Can dad change attorneys on his own and fire my sister as his guardian?

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My youngest sister has guardianship over father with vascular dementia. He wants to fire her. Can he change attorneys on his own to do that? The guardianship started when his wife of 38+ yrs filed for divorce. (Our stepmother). She tricked him into signing over the house and everything to her. Had him convinced that all he needed was his truck and a $20,000. Plus a Fema trailer to live in. We got involved and sister was granted temporary guardianship. 2 days later our stepmother changed her mind about divorce. They are still living together after 1 1/2 yrs. My father wants to fire my sister and get his wife as guardianship. She doesn't take care of him and we all know that she is doing it to keep everything. Father is much older than she is. Sister has financial and medical guardianship over him. Can he get his own attorney? Or does he have to go to court to get that done?

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Everyone has provided valuable information! I wondered though if the dad has lost his ability to change anything now, since he has "vascular dementia". Also, if this is all taking place in a 'community property' state, would that impact the final outcome concerning distribution of the assets when dad dies, thus eliminating all the costs involved now with attorneys and guardianship etc.?
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Court granted guardianship goes to the heirs. We are going through this now with my disabled sister. Our mom passed away and she was guardian over our sister. We now have to fill out paperwork to re-establish guardianship over her. Fortunately my parents named my one sister as the backup guardian once they died so there's a court stipulation that the heirs will be responsible thus keeping my sister from becoming a ward of the state which is what you don't want.
Dad's golddigger wife would have to go to court to make herself guardian and then she has to file reports either monthly or annually about his care. If she fails to do so and/or she's not living up to her responsibility, the court will remove her as guardian and she could be thrown in jail if it's serious enough.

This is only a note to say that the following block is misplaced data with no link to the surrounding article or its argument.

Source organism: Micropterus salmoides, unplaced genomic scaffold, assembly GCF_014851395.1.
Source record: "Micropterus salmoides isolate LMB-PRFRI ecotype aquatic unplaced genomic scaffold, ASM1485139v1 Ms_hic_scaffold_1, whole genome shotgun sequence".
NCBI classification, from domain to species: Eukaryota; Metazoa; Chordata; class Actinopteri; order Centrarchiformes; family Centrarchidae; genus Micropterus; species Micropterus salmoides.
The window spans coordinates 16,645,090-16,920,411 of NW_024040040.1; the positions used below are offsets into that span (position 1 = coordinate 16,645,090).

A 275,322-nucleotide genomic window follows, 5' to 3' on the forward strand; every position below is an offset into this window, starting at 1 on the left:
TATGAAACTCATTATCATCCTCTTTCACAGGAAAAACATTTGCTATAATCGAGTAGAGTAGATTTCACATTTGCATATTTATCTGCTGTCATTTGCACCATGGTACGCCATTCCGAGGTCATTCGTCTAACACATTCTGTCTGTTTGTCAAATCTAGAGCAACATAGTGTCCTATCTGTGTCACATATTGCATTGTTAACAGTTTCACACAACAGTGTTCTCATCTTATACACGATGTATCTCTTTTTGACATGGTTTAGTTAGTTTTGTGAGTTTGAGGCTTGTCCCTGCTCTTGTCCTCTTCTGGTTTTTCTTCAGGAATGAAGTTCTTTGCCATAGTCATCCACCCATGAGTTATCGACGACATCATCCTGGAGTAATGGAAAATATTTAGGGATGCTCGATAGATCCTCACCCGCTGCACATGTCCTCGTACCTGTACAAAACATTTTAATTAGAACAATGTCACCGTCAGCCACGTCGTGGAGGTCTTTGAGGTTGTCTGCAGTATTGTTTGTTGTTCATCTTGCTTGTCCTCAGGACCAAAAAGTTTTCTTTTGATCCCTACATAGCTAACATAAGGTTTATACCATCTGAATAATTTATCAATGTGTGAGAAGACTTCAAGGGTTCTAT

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You mentioned that your sister had "temporary guardianship" over your father. She needs to follow up with that in order to make it permanent. Your father can hire his own lawyer but there will need to be a court trial, a social worker evaluation, and your sister's current atty (the one representing the original guardianship) will need to become involved. My concern is the long-term marriage onto which the court will place some importance and sympathy. Your sister should be proactive immediately.

Regarding setting up on alternate guardian in case the named guardians becomes incompacitated or passes away, there is not always that provision set into place. It wasn't the case with my guardianship over my father who had vascular dementia even though he was still married to my mother, his wife of more than 60 years.

Best wishes,

Shelley Webb, RN
Geriatric Care Manager
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Courts do not grant guardianships at the whim of a relative or other person(s). Provisions are setforth in the guardianship order providing for alternate in the event the primary guardian is unable to act. This is al, under the preview of the court. No, the ward does not become emanicapted. If so there would have been no need for a guardianship in the first place.
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What happens if a court granted guardian dies? Does the guardianship flow to his heirs or is now emancipated in the eyes of the court?
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Is the current guardianship court granted? If so only the court can change the guardianship, otherwise, if the guardianship is a POA granting powers to another he can change it at any time. Of course he can hire an attorney at any time to pursue any legal action he so desires. Depending on what the guardianship allows and the nature of it's orgin, court or POA, limits him to any action.
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